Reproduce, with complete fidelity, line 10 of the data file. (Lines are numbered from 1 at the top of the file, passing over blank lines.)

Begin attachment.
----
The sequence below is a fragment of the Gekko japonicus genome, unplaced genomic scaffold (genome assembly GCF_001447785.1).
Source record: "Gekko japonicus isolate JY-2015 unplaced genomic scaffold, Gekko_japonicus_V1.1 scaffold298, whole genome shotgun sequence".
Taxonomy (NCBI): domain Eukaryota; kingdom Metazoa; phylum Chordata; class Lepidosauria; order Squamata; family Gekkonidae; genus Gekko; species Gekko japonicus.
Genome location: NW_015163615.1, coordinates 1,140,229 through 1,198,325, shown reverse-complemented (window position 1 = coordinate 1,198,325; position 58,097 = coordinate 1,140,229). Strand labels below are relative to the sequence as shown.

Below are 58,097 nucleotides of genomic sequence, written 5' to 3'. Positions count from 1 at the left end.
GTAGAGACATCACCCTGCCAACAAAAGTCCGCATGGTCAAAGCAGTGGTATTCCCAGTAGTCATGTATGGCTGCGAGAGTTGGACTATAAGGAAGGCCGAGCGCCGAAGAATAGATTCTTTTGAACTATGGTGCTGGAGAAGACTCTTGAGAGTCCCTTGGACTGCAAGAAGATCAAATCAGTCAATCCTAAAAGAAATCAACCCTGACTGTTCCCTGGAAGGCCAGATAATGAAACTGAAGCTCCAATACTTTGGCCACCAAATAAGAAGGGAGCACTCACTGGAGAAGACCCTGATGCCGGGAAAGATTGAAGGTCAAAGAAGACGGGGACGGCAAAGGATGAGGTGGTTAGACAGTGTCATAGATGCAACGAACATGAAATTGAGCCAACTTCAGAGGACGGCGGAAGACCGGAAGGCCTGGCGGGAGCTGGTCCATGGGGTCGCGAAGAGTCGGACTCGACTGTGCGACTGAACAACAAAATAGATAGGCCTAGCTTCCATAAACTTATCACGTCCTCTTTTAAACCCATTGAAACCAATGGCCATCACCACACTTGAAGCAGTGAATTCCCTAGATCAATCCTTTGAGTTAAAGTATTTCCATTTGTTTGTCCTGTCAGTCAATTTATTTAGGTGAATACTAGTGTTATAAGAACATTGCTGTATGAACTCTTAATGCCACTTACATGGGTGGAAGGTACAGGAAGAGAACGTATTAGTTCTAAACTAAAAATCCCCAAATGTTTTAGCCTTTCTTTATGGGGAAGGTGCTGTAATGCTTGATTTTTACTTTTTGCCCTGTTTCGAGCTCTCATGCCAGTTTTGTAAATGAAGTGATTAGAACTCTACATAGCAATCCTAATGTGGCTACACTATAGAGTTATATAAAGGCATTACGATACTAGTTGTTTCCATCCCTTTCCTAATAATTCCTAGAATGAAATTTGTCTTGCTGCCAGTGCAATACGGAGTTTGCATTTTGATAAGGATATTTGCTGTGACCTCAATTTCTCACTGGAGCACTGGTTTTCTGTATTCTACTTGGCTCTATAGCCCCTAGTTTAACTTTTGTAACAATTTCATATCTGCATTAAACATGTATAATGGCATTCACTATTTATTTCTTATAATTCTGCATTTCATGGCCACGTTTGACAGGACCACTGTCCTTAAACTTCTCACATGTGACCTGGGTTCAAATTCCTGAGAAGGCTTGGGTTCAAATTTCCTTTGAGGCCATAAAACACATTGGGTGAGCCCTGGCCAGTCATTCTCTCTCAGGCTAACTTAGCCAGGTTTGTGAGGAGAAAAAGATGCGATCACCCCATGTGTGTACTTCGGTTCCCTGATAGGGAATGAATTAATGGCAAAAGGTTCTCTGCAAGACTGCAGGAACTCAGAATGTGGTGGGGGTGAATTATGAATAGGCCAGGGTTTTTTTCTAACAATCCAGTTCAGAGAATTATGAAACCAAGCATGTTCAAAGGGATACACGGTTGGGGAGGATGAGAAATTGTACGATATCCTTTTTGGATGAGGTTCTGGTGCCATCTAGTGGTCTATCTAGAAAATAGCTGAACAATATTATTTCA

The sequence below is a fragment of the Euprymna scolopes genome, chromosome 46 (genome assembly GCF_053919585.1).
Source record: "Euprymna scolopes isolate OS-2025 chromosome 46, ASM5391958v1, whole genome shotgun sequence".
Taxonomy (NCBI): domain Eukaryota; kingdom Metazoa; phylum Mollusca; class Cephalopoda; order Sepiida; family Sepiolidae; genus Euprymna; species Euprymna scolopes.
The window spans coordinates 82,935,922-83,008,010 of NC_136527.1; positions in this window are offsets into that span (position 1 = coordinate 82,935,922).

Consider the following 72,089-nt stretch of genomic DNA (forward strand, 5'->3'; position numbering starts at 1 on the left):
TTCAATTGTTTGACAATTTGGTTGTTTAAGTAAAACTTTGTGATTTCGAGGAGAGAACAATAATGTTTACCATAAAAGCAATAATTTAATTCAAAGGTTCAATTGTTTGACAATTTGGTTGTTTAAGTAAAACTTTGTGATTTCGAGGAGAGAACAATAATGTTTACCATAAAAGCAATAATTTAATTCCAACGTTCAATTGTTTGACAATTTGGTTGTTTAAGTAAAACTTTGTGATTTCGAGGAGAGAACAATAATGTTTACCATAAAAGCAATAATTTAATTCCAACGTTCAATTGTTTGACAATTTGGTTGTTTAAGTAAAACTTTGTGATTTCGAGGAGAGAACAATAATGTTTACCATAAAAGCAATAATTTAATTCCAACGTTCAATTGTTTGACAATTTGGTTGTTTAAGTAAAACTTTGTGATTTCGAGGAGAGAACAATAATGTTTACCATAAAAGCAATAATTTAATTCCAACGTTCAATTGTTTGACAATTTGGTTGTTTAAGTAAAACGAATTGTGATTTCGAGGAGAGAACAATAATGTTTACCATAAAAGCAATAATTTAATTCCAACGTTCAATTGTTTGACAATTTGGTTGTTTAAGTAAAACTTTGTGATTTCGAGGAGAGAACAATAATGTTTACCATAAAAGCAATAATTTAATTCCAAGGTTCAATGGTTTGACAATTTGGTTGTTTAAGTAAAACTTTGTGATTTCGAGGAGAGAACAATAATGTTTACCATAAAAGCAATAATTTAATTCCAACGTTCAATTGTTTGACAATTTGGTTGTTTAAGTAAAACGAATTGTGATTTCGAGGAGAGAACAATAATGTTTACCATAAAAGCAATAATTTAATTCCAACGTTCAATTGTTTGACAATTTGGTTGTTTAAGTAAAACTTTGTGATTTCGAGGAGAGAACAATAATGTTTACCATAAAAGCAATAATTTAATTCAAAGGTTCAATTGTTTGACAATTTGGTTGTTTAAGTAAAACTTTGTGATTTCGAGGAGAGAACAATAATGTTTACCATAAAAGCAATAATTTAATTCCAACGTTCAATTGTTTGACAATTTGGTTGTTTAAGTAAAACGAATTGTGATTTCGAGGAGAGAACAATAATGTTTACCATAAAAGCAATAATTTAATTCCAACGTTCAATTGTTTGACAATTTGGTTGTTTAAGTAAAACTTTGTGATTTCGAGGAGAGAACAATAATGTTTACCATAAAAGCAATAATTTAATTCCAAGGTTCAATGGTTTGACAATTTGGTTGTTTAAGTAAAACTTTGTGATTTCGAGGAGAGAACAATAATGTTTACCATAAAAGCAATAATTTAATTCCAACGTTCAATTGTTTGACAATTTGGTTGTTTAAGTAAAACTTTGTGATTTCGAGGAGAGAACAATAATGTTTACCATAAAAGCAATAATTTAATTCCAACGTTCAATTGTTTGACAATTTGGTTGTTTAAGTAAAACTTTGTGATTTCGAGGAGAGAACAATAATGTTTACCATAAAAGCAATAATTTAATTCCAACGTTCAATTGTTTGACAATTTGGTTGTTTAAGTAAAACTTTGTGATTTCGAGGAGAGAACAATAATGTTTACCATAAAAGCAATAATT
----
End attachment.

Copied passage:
The window spans coordinates 82,935,922-83,008,010 of NC_136527.1; positions in this window are offsets into that span (position 1 = coordinate 82,935,922).